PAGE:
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stat — Interpreting stat results — Python v3.0 documentation

stat — Interpreting stat() results¶

The stat module defines constants and functions for interpreting the results of os.stat(), os.fstat() and os.lstat() (if they exist). For complete details about the stat, fstat and lstat calls, consult the documentation for your system.

The stat module defines the following functions to test for specific file types:

Return non-zero if the mode is from a directory.
Return non-zero if the mode is from a character special device file.
Return non-zero if the mode is from a block special device file.
Return non-zero if the mode is from a regular file.
Return non-zero if the mode is from a FIFO (named pipe).
Return non-zero if the mode is from a symbolic link.
Return non-zero if the mode is from a socket.

Two additional functions are defined for more general manipulation of the file’s mode:

Return the portion of the file’s mode that can be set by os.chmod()—that is, the file’s permission bits, plus the sticky bit, set-group-id, and set-user-id bits (on systems that support them).
Return the portion of the file’s mode that describes the file type (used by the S_IS*() functions above).

Normally, you would use the os.path.is*() functions for testing the type of a file; the functions here are useful when you are doing multiple tests of the same file and wish to avoid the overhead of the stat system call for each test. These are also useful when checking for information about a file that isn’t handled by os.path, like the tests for block and character devices.

All the variables below are simply symbolic indexes into the 10-tuple returned by os.stat(), os.fstat() or os.lstat().

Inode protection mode.
Inode number.
Device inode resides on.
Number of links to the inode.
User id of the owner.
Group id of the owner.
Size in bytes of a plain file; amount of data waiting on some special files.
Time of last access.
Time of last modification.
The “ctime” as reported by the operating system. On some systems (like Unix) is the time of the last metadata change, and, on others (like Windows), is the creation time (see platform documentation for details).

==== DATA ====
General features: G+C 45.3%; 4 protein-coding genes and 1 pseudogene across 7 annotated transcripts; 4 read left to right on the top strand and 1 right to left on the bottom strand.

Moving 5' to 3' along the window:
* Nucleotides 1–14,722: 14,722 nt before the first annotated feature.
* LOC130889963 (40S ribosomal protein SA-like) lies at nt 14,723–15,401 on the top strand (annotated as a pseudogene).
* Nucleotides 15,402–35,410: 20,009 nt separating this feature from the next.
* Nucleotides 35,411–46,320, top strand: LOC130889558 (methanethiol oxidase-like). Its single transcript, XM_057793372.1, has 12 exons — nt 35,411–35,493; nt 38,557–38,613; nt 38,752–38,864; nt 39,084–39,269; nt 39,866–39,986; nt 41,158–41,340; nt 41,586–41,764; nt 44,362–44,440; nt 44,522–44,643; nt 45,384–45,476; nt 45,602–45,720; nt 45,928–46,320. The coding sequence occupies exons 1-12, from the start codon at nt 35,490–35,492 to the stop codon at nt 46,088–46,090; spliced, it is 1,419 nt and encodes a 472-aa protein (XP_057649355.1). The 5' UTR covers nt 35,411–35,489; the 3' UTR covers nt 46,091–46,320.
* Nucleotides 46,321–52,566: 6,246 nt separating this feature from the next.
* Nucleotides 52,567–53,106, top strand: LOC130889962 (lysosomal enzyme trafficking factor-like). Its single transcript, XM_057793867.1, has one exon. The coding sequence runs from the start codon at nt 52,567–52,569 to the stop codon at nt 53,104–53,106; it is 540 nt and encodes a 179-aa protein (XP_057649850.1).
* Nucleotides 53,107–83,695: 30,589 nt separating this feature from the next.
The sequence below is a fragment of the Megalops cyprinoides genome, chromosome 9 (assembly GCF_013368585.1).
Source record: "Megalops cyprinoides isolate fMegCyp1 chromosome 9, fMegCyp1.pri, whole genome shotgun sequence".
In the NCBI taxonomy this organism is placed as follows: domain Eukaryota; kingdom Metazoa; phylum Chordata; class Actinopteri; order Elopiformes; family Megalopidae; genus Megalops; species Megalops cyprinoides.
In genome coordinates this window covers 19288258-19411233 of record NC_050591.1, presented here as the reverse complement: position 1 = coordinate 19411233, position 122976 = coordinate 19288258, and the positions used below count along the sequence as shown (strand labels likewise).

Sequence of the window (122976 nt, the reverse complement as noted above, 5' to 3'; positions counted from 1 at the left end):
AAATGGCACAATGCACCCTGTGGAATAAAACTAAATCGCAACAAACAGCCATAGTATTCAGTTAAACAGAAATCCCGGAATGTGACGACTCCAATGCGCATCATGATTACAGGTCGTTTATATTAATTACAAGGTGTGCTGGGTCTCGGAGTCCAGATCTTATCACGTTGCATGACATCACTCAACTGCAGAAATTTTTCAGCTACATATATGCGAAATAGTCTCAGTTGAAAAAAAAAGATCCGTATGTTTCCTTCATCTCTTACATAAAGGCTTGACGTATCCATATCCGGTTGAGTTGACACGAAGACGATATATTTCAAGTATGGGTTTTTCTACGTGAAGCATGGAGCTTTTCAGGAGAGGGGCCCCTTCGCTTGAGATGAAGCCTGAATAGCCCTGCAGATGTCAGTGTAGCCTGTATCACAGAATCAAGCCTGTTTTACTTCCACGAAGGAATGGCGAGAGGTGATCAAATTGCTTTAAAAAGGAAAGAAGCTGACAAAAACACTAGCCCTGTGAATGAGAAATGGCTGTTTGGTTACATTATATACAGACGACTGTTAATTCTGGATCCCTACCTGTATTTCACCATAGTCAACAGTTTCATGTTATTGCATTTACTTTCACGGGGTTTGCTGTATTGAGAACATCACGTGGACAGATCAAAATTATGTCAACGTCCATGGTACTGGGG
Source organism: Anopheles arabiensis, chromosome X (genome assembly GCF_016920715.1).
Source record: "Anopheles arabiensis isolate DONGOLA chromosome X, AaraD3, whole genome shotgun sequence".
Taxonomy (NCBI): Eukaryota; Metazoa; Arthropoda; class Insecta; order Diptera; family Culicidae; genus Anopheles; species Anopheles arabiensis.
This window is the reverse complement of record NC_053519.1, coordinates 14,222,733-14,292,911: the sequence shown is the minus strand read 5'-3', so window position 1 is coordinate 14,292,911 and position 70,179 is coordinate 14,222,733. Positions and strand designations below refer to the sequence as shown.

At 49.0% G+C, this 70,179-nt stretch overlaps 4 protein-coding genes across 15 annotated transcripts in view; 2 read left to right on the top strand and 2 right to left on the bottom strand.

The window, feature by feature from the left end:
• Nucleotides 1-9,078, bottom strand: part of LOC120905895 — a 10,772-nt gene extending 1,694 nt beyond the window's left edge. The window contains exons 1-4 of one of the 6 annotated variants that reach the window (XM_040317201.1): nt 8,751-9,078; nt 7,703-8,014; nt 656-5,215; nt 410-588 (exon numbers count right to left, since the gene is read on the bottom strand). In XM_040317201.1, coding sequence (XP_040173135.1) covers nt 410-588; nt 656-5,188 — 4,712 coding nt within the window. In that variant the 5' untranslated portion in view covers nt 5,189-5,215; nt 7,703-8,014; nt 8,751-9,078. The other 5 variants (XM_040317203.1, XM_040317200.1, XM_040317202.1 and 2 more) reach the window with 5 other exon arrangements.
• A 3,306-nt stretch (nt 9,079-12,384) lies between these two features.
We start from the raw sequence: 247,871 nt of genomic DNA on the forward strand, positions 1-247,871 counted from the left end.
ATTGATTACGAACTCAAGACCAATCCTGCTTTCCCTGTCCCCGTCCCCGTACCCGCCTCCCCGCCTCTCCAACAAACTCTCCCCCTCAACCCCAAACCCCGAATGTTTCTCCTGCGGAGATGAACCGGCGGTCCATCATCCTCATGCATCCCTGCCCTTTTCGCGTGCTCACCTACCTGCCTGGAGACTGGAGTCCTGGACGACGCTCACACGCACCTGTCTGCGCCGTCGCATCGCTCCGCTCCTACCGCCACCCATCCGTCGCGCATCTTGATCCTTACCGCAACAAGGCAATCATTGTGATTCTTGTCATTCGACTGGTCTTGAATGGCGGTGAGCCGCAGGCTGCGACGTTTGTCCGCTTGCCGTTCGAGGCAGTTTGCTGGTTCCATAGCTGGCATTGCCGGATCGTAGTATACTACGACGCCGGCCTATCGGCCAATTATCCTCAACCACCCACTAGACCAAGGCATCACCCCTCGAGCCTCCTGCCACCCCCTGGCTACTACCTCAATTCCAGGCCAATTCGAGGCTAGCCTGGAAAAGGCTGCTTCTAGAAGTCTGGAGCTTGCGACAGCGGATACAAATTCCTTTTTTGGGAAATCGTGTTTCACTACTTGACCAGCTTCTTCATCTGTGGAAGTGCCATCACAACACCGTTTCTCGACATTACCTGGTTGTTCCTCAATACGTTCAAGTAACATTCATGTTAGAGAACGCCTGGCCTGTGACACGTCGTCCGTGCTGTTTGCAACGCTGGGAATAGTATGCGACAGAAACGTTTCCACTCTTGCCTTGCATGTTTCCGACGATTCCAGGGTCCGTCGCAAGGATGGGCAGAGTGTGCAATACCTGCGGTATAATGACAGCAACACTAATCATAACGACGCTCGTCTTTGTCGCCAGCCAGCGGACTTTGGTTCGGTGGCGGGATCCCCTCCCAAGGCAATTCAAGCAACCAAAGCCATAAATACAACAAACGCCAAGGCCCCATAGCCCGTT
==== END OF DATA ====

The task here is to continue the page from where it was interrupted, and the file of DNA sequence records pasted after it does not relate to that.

The interpretation of “file size” changes according to the file type. For plain files this is the size of the file in bytes. For FIFOs and sockets under most flavors of Unix (including Linux in particular), the “size” is the number of bytes waiting to be read at the time of the call to os.stat(), os.fstat(), or os.lstat(); this can sometimes be useful, especially for polling one of these special files after a non-blocking open. The meaning of the size field for other character and block devices varies more, depending on the implementation of the underlying system call.


import os, sys
from stat import *

def walktree(top, callback):
    '''recursively descend the directory tree rooted at top,
       calling the callback function for each regular file'''

    for f in os.listdir(top):
        pathname = os.path.join(top, f)
        mode = os.stat(pathname)[ST_MODE]
        if S_ISDIR(mode):
            # It's a directory, recurse into it
            walktree(pathname, callback)
        elif S_ISREG(mode):
            # It's a file, call the callback function
            # Unknown file type, print a message
            print('Skipping %s' % pathname)

def visitfile(file):
    print('visiting', file)

if __name__ == '__main__':
    walktree(sys.argv[1], visitfile)
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